Recall that Mary Whitehouse dug out a 14th Century law against "blasphemous libel" to obtain an injunction against a poem by James Fenton (? - not sure of the author's name) which she found offensive to Christian (i.e., her) beliefs. I think the poem used the conceit (a literary term meaning an extended metaphor) of a homosexual fantasy by the centurion guarding the crucified Jesus, however I can't state this with certainty, since I am not allowed to read the poem thanks to Whitehouse's very successful suppression of it.

    I guess that there are other little gems of medieval legislation which could still bite us.

    Second comment (also anonymous): "On official forms under "religion" I put atheist; making it a religion in itself (albeit the "anti-religion")."

    So why don't you just put "None", like I do? ("Atheism" is NOT a "religion": it is a rational refusal to be taken in by superstition.)

    The "Jedi knight" idea is amusing. It originated in Australia, where some bright spark noticed that anything that was stated on more than 10,000 census forms as a "religion" had legally to be treated as such, and thought that if enough Australians could be persuaded to enter this, a new official religion could be created at a stroke in a recent census. I'm not sure if it worked, but it might not apply outside Oz in any case.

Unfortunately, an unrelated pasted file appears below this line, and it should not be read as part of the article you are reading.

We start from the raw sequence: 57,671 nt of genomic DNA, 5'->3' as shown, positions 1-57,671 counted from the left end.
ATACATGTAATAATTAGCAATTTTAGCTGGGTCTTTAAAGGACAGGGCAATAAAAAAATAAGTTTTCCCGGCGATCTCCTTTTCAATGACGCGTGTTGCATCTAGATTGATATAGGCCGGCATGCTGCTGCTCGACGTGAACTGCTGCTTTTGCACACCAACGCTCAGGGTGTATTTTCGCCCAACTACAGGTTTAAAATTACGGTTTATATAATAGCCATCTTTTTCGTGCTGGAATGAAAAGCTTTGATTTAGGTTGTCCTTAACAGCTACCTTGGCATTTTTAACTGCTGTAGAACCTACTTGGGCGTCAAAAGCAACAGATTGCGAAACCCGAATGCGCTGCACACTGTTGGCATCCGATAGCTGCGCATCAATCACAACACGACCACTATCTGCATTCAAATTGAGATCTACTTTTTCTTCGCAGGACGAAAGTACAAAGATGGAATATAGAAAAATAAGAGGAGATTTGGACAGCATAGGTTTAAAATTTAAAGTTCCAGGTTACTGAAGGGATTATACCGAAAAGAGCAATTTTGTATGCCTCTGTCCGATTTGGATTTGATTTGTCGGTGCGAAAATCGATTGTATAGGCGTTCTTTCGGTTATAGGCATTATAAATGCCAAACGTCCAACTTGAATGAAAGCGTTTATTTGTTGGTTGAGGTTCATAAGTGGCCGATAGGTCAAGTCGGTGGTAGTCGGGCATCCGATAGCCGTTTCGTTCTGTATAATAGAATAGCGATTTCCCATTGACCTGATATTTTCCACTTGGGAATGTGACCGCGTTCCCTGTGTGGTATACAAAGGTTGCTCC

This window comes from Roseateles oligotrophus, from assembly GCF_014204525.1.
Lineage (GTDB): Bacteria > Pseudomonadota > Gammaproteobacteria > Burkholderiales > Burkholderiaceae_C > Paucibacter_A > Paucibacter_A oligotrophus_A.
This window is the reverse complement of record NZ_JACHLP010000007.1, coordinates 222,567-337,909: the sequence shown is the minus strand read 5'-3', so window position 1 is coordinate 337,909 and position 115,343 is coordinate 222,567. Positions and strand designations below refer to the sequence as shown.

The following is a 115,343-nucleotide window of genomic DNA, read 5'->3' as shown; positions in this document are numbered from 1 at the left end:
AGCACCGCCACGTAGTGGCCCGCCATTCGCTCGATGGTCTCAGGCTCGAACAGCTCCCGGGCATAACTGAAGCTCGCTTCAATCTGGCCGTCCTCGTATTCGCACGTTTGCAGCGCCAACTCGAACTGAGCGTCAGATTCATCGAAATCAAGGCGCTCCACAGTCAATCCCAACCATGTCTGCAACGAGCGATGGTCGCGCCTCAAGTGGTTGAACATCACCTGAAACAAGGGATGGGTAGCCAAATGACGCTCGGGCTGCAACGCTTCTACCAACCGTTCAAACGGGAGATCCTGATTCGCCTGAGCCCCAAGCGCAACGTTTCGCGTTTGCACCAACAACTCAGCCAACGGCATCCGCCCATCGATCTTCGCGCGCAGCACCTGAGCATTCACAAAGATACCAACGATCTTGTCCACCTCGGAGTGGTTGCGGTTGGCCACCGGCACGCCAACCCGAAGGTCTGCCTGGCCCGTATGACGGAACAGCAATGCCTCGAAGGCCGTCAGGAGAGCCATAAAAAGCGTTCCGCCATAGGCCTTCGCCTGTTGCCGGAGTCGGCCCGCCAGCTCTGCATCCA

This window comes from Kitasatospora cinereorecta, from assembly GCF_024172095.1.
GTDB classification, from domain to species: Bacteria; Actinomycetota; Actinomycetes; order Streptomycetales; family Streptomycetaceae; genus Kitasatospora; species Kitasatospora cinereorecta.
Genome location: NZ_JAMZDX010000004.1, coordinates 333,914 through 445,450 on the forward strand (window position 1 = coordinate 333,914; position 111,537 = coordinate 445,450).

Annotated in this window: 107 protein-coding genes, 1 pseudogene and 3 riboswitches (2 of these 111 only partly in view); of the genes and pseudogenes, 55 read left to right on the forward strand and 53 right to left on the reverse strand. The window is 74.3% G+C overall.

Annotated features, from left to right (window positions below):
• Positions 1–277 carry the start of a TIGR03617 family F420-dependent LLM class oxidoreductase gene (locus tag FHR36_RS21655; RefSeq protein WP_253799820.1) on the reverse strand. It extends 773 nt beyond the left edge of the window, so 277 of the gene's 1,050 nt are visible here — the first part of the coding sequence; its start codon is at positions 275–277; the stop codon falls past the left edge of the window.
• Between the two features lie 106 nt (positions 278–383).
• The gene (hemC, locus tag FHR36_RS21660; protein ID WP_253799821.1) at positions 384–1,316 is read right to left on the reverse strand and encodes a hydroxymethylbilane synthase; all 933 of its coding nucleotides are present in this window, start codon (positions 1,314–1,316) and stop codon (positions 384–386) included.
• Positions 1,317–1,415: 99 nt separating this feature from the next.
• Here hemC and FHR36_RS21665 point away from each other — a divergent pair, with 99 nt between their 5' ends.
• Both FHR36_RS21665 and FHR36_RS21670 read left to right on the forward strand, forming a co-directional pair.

Returning to the main debate:

    As things stand, we seem to have a law which is merely a bit of gesture politics. As commentators have pointed out, the advocation of murder or other violence against any group is already well covered by existing UK law. The law about to come into force seems to be restricted to utterances which are *intended* to provoke hatred and violence and which explicitly advocate such action. I can live with this, and it is welcome insofar as it might be used to restrict the activities and curb the more insane pronouncements of mad imams who claim that Jihad (in the military sense) is a duty of Muslims.

    If I state that Mohammed was a deluded illiterate camel driver whose philosophy is a muddled derivation of Jewish and Christian thought in the 7th Century (and I would seriously defend this view, having studied the Koran) then I don't think I would fall foul of the new law, even though Muslims would find this grossly offensive. I abhor violence for religious, racial and political (and other) reasons, and my intention is to provoke thought, not violence.

    The effects of the new law will only become apparent in the first test case, of course.